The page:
At Wirksworth’s historic Haarlem Mill, something very special is happening. Viv Micklefield pays this famous building a visit and learns about its past, the creative industries now flourishing there and the impact this has on the town.

On the face of it, the Derbyshire Dales town of Wirksworth has successfully reinvented itself several times over; a pervading fighting spirit, backed by initiative and hard work, carrying it through the economic peaks and troughs following the rise and fall of local mining, quarrying and milling industries.

However, these days, as dependence on traditional trades has receded, the drive for profit has been challenged.

Instead, there’s a vision for an altogether more altruistic environment that favours mutual care, exchange and collaboration between those involved in the burgeoning creative industries.

A major driver is the Haarlem Project, the umbrella for two not-for-profit community interest groups: Haarlem Studios and Haarlem Artspace.

Great British Life: Haarlem Studios co-directors (from top): Paul Carr; Cat Rogers; Olivia Penrose Punnet; Ellen O'hara; Sarah Armstrong Photo: Will SlaterHaarlem Studios co-directors (from top): Paul Carr; Cat Rogers; Olivia Penrose Punnet; Ellen O'hara; Sarah Armstrong Photo: Will Slater

With a cultural manifesto which advocates that rural art no longer has to mean prosaic art, a visit to historic Haarlem Mill reveals the catalyst behind this movement.

‘There’s a strong independent spirit here in Wirksworth,’ says co-director Paul Carr. ‘If you walk down the High Street there are no empty shops. I’ve been here since 1997 living on North End, and on just this one street we’ve got a film-maker, a sculptor, and a printmaker. With over 150 practising artists, it’s a fabulous town in which to develop your creative potential.’

‘Wirksworth has long attracted artists,’ agrees co-director Sarah Armstrong, herself a studio holder at the Mill. ‘The Puzzle Gardens, in the old part of town, were condemned in the late 1970s and 1980s but when a preservation order was imposed, a lot of artists moved in.

‘Haarlem Studios came about in 2016 because some of the local artists were still commuting back into the nearby cities for studio space. We’ve had people moving-up from London too as they like the artistic buzz, which you sometimes don’t get within a rural community.’

As Paul acknowledges, the Grade II* listed Mill has an impressive heritage. Built in 1777 by pioneering industrialist Richard Arkwright as the first steam powered cotton mill in the world, it became famous for producing Whitehall’s red tape.

The irony of this once ubiquitous symbol of bureaucracy now hosting such a boundary pushing organisation is not lost on him. Nor on Sarah, who also programmes the Haarlem Artspace Gallery for studio holders’ work within the Red Lion Hotel, the town’s former Assembly Rooms.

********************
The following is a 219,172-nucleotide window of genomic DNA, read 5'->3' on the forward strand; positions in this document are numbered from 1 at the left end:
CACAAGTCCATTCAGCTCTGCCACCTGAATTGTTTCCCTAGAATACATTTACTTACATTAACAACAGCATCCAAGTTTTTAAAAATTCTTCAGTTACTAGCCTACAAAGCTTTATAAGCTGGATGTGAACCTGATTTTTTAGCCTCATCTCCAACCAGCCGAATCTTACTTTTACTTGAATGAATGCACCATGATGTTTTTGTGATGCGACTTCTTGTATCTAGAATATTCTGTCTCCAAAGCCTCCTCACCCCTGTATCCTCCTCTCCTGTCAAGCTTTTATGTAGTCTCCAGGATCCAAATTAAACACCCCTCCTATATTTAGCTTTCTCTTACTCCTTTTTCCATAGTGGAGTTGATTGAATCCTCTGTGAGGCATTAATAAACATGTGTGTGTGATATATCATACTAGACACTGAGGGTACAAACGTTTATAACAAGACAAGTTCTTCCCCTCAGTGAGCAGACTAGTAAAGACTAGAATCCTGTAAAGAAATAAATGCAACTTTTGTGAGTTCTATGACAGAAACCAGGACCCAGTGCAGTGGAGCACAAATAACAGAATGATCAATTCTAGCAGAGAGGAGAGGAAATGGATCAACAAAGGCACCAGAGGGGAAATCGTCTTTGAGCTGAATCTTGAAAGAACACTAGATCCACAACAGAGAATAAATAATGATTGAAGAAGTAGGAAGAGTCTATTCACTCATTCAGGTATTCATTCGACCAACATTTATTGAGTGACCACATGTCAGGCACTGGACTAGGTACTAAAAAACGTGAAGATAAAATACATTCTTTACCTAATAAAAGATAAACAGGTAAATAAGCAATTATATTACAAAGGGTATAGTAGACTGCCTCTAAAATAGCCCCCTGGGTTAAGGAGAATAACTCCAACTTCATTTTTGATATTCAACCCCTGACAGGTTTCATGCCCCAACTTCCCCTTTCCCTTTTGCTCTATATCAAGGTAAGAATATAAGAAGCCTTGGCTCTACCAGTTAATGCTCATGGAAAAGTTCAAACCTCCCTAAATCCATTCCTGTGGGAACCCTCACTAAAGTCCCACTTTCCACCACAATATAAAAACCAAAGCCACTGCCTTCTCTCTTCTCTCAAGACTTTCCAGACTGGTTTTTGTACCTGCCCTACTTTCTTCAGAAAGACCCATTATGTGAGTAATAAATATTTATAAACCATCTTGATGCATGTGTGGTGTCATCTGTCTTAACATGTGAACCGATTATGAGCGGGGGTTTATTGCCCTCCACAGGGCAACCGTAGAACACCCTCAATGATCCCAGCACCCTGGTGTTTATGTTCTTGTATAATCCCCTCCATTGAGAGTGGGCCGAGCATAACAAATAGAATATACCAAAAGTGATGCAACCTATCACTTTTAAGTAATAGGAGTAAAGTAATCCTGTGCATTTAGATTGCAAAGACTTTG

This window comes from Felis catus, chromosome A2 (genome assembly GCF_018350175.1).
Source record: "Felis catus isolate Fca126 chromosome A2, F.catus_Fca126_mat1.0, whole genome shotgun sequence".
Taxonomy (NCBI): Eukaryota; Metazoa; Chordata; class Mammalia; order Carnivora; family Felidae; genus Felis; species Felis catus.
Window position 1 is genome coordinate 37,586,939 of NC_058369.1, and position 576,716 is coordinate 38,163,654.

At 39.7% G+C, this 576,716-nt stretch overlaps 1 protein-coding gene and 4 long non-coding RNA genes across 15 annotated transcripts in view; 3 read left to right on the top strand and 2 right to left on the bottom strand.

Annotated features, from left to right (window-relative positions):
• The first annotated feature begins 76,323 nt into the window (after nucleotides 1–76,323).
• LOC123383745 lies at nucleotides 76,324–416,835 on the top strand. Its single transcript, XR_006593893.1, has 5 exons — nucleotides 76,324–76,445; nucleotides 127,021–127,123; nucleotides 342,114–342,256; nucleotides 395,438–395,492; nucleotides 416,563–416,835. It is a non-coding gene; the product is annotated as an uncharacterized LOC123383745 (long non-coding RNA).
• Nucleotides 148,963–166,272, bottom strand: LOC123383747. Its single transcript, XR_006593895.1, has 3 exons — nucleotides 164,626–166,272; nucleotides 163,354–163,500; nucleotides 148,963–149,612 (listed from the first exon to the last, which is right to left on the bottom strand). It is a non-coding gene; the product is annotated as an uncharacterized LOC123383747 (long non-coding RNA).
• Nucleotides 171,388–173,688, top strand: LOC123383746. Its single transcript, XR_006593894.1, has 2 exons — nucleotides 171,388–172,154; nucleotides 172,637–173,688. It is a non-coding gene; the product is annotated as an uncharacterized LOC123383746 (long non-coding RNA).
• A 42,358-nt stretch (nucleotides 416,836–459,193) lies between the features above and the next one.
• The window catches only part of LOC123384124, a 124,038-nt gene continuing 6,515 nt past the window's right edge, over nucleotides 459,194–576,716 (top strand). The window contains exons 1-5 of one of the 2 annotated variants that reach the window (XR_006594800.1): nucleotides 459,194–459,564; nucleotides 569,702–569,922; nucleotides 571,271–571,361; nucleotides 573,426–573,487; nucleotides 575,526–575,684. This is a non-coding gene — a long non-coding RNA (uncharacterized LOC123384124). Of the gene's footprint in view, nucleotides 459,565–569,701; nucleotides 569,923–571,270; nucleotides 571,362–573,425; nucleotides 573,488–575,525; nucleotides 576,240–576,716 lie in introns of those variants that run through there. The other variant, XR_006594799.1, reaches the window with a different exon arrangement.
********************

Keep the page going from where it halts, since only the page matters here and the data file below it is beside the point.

Reflecting on the mix of professional creatives and hobbyists currently occupying the 28 studios, which are offered at cost, she believes it’s a healthy combination, with the permanent gallery, an added benefit.

‘It’s good because the designer-makers have a shop for their work; our studio holders are offered free exhibitions, sometime this might be two artists, at other times more,’ she reveals. ‘This means we’ve been able to give a platform for all levels to showcase their work.’

Great British Life: Esther Patterson in her studio Photo: Will SlaterEsther Patterson in her studio Photo: Will Slater

One artist hoping to introduce her work to an even wider audience is free-blown glass lighting designer and returning ceramicist Esther Patterson.

Being able to fire her new range of slip cast and hand-turned elements within a neighbouring studio holder’s kiln is a bonus, so too working alongside fellow artists beyond the Mill’s walls.

‘Having the studio keeps my brain going creatively,’ says Esther. ‘Despite already running another business, I needed to keep exploring and really appreciate being part of a creative hub.

‘During a residency in Shining Cliff Woods we shared ideas to develop our practice. This was a great experience and some of the outcomes from Out of the Woods will be previewed in the Gallery.’

Also on the ground floor, where studio spaces are defined by simple timber-clad walls, the eclectic blend of creatives includes illustrator and designer Charlie Swain. It’s a facility that’s shared with his wife, who’s an artist.

‘We’ve been here a couple of months and use this space at different times, which works very well for us,’ observes Charlie.

Charlie has returned to his Derbyshire roots, having lived and worked in both the USA and London, adding: ‘It’s definitely providing a service in the local area.’